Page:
UK car production fell by 9.1% to 1.52m units in 2018, a five year low for the sector. The output decline was also accompanied by the news that fresh investment in the UK automotive sector was almost halved last year amid ongoing uncertainty over future trading arrangements between the UK and EU when the UK exits the trade bloc on 29 March.

The SMMT said it is urging all politicians to do “whatever it takes to avoid a ‘no deal’ Brexit” which would likely result in new trade tariffs applying between the UK and EU as well as new checks on cross-border shipments that could disrupt and add cost to pan-European automotive supply chains.

The SMMT said that fresh inward investment in the sector in 2018 was down by 46.5% on 2017 to just GBP588.6m, amid fears over the UK’s future trading prospects with the EU and other key global markets after 29 March.

In 2018, car production for the domestic UK market fell 16.3% as regulatory changes and ongoing uncertainty over future diesel policy and taxation were exacerbated by declining consumer and business confidence. Exports were also down, with output for overseas markets dropping 7.3% as slowdowns in important European and Asian markets took effect.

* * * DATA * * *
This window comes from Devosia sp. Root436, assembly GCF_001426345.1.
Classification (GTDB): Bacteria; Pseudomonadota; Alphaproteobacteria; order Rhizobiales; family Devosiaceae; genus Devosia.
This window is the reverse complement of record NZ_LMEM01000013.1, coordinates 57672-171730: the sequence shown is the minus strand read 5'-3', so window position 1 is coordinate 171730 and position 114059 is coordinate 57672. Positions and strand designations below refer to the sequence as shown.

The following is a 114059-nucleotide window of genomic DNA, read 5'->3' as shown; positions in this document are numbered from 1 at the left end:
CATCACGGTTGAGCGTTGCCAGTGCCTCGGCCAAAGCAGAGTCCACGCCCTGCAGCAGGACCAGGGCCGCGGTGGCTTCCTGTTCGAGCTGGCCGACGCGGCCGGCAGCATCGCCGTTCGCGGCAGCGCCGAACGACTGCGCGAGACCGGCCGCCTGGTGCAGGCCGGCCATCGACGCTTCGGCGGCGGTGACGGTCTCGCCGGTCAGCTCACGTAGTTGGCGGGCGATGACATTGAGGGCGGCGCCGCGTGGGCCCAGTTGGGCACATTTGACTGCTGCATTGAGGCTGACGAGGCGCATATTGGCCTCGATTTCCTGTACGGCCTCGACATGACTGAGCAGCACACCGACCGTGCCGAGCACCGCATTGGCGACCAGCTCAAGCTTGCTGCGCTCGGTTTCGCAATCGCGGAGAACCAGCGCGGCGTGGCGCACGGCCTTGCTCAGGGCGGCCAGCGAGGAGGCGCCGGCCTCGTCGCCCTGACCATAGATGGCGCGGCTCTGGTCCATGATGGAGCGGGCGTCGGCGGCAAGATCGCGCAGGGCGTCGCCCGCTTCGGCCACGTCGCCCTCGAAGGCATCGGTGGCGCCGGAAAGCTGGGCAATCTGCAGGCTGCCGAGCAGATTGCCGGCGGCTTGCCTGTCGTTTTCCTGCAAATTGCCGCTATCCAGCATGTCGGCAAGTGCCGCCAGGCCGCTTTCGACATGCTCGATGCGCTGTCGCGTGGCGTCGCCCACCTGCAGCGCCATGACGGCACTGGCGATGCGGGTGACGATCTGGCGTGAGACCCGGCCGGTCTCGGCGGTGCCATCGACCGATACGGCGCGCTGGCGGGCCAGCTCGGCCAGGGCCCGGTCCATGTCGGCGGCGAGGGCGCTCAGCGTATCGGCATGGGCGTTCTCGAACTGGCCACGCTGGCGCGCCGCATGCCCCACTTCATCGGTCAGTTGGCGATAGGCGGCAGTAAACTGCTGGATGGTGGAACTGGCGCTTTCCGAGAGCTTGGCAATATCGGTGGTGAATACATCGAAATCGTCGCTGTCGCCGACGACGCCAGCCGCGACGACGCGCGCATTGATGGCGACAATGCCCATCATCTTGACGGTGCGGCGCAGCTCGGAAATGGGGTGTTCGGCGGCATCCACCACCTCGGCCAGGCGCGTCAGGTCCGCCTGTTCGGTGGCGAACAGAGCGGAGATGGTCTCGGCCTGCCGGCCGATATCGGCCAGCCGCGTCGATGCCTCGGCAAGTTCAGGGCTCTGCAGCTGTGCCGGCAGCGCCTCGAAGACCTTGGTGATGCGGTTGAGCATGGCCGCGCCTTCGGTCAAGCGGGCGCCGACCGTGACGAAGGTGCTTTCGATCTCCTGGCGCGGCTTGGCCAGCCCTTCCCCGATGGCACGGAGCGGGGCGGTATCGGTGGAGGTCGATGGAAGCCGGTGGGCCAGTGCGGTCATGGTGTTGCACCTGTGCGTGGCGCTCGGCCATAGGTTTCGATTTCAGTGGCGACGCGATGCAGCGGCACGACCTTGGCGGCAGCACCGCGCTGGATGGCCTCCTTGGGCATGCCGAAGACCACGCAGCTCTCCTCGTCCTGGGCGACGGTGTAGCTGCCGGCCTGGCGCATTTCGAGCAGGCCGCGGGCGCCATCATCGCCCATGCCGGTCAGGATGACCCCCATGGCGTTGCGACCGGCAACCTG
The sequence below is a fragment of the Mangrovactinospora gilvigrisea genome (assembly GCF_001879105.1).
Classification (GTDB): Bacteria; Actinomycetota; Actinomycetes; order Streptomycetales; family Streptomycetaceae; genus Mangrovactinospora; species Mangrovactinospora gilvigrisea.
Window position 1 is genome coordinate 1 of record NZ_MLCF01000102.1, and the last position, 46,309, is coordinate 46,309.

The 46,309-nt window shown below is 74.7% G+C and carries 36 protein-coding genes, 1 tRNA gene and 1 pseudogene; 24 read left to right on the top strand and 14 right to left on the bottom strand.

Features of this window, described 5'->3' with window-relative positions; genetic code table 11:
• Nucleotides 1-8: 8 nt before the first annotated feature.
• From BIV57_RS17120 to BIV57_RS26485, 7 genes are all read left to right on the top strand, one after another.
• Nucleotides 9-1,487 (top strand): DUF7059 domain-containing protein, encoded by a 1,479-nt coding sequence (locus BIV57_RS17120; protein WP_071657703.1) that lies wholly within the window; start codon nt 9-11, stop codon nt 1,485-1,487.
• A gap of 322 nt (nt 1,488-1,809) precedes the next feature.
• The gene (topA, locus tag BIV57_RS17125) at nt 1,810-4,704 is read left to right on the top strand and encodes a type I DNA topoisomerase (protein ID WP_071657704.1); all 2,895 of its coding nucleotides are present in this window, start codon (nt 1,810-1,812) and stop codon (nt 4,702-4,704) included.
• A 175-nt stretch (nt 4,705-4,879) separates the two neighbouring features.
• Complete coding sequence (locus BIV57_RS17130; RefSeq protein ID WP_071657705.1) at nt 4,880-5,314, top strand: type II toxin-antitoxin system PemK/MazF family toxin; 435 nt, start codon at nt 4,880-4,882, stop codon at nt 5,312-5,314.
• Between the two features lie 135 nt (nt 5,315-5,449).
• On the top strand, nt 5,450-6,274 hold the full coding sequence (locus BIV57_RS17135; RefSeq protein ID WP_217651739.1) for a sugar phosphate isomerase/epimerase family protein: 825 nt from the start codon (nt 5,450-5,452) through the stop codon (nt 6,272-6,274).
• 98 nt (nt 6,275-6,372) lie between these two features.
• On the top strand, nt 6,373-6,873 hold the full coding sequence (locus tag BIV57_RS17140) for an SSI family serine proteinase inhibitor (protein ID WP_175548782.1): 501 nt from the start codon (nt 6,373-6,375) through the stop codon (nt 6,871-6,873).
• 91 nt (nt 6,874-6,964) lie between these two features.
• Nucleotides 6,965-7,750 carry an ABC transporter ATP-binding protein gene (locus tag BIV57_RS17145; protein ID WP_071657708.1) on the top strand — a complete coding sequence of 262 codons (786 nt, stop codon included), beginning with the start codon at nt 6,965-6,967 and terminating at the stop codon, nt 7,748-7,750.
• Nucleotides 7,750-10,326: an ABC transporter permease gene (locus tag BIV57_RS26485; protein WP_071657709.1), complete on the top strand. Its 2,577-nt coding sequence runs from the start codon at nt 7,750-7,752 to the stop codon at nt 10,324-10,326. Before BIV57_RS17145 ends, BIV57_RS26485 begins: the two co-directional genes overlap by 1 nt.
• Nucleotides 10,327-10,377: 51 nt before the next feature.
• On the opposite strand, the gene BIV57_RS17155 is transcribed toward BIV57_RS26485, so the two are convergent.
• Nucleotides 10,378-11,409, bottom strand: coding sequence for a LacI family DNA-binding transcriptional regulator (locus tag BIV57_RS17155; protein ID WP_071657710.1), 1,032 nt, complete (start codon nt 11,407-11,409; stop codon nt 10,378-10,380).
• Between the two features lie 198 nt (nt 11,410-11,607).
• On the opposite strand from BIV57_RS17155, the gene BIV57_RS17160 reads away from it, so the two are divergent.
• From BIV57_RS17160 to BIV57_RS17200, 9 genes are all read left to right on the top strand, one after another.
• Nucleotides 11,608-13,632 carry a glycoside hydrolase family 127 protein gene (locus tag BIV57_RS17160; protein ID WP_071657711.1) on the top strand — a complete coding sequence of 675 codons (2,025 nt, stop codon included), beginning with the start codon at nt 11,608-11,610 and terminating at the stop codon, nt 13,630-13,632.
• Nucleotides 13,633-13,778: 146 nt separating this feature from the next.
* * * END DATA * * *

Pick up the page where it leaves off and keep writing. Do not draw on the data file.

UK car exports to China were down 24.5%, while EU demand fell by 9.6%, less steep than the decline at home, with registrations of British-built cars in the UK down 20.9% in the year. Overall, EU27 countries still accounted for the vast majority of UK exports (52.6%) – amounting to 650,628 cars.

Elsewhere, consumers responded to increased availability of several new premium models currently built only in the UK. Exports to the US grew +5.3%, cementing the country’s position as the UK’s second biggest customer after EU and underlining the risk to output if tariffs are imposed.

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Meanwhile, exports to Japan rose 26.0% and South Korea also showed growth (+23.5%). Both countries, along with other key markets, including Canada and Turkey, are (or will imminently become) subject to preferential EU trade agreements, from which the UK benefits – together representing 15.7% of UK car exports.

‘Time running out’

The SMMT warned that time has almost run out to guarantee continuity – for the UK – of preferential EU trade agreements before Brexit, and said that ‘no deal’ could therefore put more than two thirds of UK Automotive’s global trade under threat.

Mike Hawes, SMMT Chief Executive, said: “With fewer than 60 days before we leave the EU and the risk of crashing out without a deal looking increasingly real, UK Automotive is on red alert. Brexit uncertainty has already done enormous damage to output, investment and jobs. Yet this is nothing compared with the permanent devastation caused by severing our frictionless trade links overnight, not just with the EU but with the many other global markets with which we currently trade freely. Given the global headwinds, the challenges to the sector are immense. Brexit is the clear and present danger and, with thousands of jobs on the line, we urge all parties to do whatever it takes to save us from ‘no deal’.”

The SMMT also said that a ‘no-deal’ Brexit is the most significant threat to the competitiveness of the UK automotive sector in a generation.